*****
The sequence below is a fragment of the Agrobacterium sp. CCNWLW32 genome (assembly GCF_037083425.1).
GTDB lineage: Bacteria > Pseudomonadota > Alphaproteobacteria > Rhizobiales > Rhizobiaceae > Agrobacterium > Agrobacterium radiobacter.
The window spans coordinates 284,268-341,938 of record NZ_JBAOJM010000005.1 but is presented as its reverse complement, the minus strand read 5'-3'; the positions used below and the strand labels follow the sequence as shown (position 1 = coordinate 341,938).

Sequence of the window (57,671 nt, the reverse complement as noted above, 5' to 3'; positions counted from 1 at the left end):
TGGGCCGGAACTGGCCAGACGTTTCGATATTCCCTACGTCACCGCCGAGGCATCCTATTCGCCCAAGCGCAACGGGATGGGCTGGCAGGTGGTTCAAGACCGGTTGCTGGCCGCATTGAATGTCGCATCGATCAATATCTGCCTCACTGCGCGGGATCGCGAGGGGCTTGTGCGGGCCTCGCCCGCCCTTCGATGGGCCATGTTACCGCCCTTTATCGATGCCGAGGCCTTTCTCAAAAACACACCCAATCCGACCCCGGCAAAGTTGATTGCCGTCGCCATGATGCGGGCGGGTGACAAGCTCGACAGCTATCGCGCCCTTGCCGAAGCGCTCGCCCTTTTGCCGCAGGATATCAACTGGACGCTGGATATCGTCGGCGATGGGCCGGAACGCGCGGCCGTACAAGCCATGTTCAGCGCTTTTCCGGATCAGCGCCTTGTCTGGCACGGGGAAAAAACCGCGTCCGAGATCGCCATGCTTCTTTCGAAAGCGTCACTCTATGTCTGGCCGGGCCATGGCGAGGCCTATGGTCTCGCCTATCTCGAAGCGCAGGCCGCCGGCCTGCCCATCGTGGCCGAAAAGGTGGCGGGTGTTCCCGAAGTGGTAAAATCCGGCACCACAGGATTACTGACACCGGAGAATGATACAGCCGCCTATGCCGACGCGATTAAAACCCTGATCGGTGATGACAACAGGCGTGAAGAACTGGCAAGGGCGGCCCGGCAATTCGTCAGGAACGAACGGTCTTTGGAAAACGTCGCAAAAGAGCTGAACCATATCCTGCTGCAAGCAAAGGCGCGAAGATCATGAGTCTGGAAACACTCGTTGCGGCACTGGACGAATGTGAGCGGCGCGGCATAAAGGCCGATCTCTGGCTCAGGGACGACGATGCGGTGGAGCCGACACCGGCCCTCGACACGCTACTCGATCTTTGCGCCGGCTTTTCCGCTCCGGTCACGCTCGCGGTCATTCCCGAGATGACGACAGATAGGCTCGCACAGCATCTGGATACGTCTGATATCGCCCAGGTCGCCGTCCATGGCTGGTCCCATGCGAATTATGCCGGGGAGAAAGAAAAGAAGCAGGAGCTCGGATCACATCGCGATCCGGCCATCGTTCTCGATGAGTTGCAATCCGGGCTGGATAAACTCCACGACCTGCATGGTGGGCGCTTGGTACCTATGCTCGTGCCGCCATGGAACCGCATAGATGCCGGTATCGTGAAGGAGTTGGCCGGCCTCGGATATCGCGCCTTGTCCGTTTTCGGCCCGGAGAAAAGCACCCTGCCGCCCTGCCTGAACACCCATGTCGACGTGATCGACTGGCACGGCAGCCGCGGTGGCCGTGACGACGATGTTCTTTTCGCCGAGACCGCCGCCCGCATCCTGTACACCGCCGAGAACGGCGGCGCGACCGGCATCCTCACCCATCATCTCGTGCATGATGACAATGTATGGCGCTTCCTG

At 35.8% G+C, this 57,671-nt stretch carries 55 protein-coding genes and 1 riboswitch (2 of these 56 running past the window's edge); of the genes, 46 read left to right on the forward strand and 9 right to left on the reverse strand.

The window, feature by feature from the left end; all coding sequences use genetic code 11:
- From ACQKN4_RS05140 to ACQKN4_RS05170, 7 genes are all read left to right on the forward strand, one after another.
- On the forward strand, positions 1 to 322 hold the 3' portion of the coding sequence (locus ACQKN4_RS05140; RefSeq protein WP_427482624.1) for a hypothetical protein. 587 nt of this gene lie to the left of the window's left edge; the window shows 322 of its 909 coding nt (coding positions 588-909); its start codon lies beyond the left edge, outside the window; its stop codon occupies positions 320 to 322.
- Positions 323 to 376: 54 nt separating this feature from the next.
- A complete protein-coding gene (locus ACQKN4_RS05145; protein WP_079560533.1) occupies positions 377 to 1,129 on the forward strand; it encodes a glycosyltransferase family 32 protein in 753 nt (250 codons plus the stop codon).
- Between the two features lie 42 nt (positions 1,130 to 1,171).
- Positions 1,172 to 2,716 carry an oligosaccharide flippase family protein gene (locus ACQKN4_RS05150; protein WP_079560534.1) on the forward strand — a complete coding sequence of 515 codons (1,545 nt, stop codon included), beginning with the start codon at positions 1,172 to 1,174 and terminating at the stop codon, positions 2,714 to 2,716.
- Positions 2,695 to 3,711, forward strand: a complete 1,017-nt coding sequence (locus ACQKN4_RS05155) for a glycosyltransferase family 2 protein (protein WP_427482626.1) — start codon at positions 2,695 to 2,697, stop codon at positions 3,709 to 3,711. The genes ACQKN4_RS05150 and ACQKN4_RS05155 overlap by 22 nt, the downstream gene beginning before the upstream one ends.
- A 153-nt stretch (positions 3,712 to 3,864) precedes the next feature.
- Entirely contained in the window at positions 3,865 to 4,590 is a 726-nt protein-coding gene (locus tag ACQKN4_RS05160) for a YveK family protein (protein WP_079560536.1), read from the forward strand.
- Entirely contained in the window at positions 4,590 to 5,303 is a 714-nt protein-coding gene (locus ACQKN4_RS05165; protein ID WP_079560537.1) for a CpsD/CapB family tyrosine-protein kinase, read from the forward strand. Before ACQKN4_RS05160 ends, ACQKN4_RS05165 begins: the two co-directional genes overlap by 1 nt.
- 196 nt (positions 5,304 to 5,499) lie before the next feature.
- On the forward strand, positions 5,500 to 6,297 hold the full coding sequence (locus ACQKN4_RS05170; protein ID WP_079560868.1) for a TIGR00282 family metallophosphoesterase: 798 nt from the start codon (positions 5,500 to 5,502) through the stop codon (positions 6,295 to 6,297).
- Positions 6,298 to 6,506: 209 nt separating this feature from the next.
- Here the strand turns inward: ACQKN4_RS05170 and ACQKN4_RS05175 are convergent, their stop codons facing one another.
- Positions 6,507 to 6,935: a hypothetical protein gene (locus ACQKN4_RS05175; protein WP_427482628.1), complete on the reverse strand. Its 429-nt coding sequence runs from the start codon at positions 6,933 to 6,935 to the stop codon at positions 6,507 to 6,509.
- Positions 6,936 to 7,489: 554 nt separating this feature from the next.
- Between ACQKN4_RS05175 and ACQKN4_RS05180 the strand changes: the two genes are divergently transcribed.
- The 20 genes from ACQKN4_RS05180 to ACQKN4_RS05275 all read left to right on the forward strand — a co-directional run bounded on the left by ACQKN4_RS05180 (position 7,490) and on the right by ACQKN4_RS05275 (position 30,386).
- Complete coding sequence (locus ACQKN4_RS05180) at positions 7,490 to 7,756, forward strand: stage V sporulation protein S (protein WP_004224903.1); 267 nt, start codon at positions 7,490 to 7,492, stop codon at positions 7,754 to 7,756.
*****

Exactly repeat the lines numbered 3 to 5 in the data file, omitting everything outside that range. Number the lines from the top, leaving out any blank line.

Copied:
The window spans coordinates 284,268-341,938 of record NZ_JBAOJM010000005.1 but is presented as its reverse complement, the minus strand read 5'-3'; the positions used below and the strand labels follow the sequence as shown (position 1 = coordinate 341,938).

Sequence of the window (57,671 nt, the reverse complement as noted above, 5' to 3'; positions counted from 1 at the left end):
TGGGCCGGAACTGGCCAGACGTTTCGATATTCCCTACGTCACCGCCGAGGCATCCTATTCGCCCAAGCGCAACGGGATGGGCTGGCAGGTGGTTCAAGACCGGTTGCTGGCCGCATTGAATGTCGCATCGATCAATATCTGCCTCACTGCGCGGGATCGCGAGGGGCTTGTGCGGGCCTCGCCCGCCCTTCGATGGGCCATGTTACCGCCCTTTATCGATGCCGAGGCCTTTCTCAAAAACACACCCAATCCGACCCCGGCAAAGTTGATTGCCGTCGCCATGATGCGGGCGGGTGACAAGCTCGACAGCTATCGCGCCCTTGCCGAAGCGCTCGCCCTTTTGCCGCAGGATATCAACTGGACGCTGGATATCGTCGGCGATGGGCCGGAACGCGCGGCCGTACAAGCCATGTTCAGCGCTTTTCCGGATCAGCGCCTTGTCTGGCACGGGGAAAAAACCGCGTCCGAGATCGCCATGCTTCTTTCGAAAGCGTCACTCTATGTCTGGCCGGGCCATGGCGAGGCCTATGGTCTCGCCTATCTCGAAGCGCAGGCCGCCGGCCTGCCCATCGTGGCCGAAAAGGTGGCGGGTGTTCCCGAAGTGGTAAAATCCGGCACCACAGGATTACTGACACCGGAGAATGATACAGCCGCCTATGCCGACGCGATTAAAACCCTGATCGGTGATGACAACAGGCGTGAAGAACTGGCAAGGGCGGCCCGGCAATTCGTCAGGAACGAACGGTCTTTGGAAAACGTCGCAAAAGAGCTGAACCATATCCTGCTGCAAGCAAAGGCGCGAAGATCATGAGTCTGGAAACACTCGTTGCGGCACTGGACGAATGTGAGCGGCGCGGCATAAAGGCCGATCTCTGGCTCAGGGACGACGATGCGGTGGAGCCGACACCGGCCCTCGACACGCTACTCGATCTTTGCGCCGGCTTTTCCGCTCCGGTCACGCTCGCGGTCATTCCCGAGATGACGACAGATAGGCTCGCACAGCATCTGGATACGTCTGATATCGCCCAGGTCGCCGTCCATGGCTGGTCCCATGCGAATTATGCCGGGGAGAAAGAAAAGAAGCAGGAGCTCGGATCACATCGCGATCCGGCCATCGTTCTCGATGAGTTGCAATCCGGGCTGGATAAACTCCACGACCTGCATGGTGGGCGCTTGGTACCTATGCTCGTGCCGCCATGGAACCGCATAGATGCCGGTATCGTGAAGGAGTTGGCCGGCCTCGGATATCGCGCCTTGTCCGTTTTCGGCCCGGAGAAAAGCACCCTGCCGCCCTGCCTGAACACCCATGTCGACGTGATCGACTGGCACGGCAGCCGCGGTGGCCGTGACGACGATGTTCTTTTCGCCGAGACCGCCGCCCGCATCCTGTACACCGCCGAGAACGGCGGCGCGACCGGCATCCTCACCCATCATCTCGTGCATGATGACAATGTATGGCGCTTCCTG